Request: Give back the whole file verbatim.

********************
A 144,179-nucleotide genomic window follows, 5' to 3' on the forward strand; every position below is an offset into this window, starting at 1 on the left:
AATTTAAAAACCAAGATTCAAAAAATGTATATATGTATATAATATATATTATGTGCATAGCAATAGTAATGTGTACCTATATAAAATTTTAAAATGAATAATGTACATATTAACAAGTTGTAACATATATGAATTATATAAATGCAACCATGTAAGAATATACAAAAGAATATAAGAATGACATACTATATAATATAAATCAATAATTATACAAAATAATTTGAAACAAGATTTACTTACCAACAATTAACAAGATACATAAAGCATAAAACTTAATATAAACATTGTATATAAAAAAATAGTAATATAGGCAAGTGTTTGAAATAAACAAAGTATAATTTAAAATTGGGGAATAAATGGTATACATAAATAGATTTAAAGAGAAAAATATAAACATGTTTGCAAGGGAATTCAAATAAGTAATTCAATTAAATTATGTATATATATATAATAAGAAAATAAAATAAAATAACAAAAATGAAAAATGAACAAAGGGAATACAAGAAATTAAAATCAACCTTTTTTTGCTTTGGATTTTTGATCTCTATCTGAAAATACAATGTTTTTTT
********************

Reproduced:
A 144,179-nucleotide genomic window follows, 5' to 3' on the forward strand; every position below is an offset into this window, starting at 1 on the left:
AATTTAAAAACCAAGATTCAAAAAATGTATATATGTATATAATATATATTATGTGCATAGCAATAGTAATGTGTACCTATATAAAATTTTAAAATGAATAATGTACATATTAACAAGTTGTAACATATATGAATTATATAAATGCAACCATGTAAGAATATACAAAAGAATATAAGAATGACATACTATATAATATAAATCAATAATTATACAAAATAATTTGAAACAAGATTTACTTACCAACAATTAACAAGATACATAAAGCATAAAACTTAATATAAACATTGTATATAAAAAAATAGTAATATAGGCAAGTGTTTGAAATAAACAAAGTATAATTTAAAATTGGGGAATAAATGGTATACATAAATAGATTTAAAGAGAAAAATATAAACATGTTTGCAAGGGAATTCAAATAAGTAATTCAATTAAATTATGTATATATATATAATAAGAAAATAAAATAAAATAACAAAAATGAAAAATGAACAAAGGGAATACAAGAAATTAAAATCAACCTTTTTTTGCTTTGGATTTTTGATCTCTATCTGAAAATACAATGTTTTTTT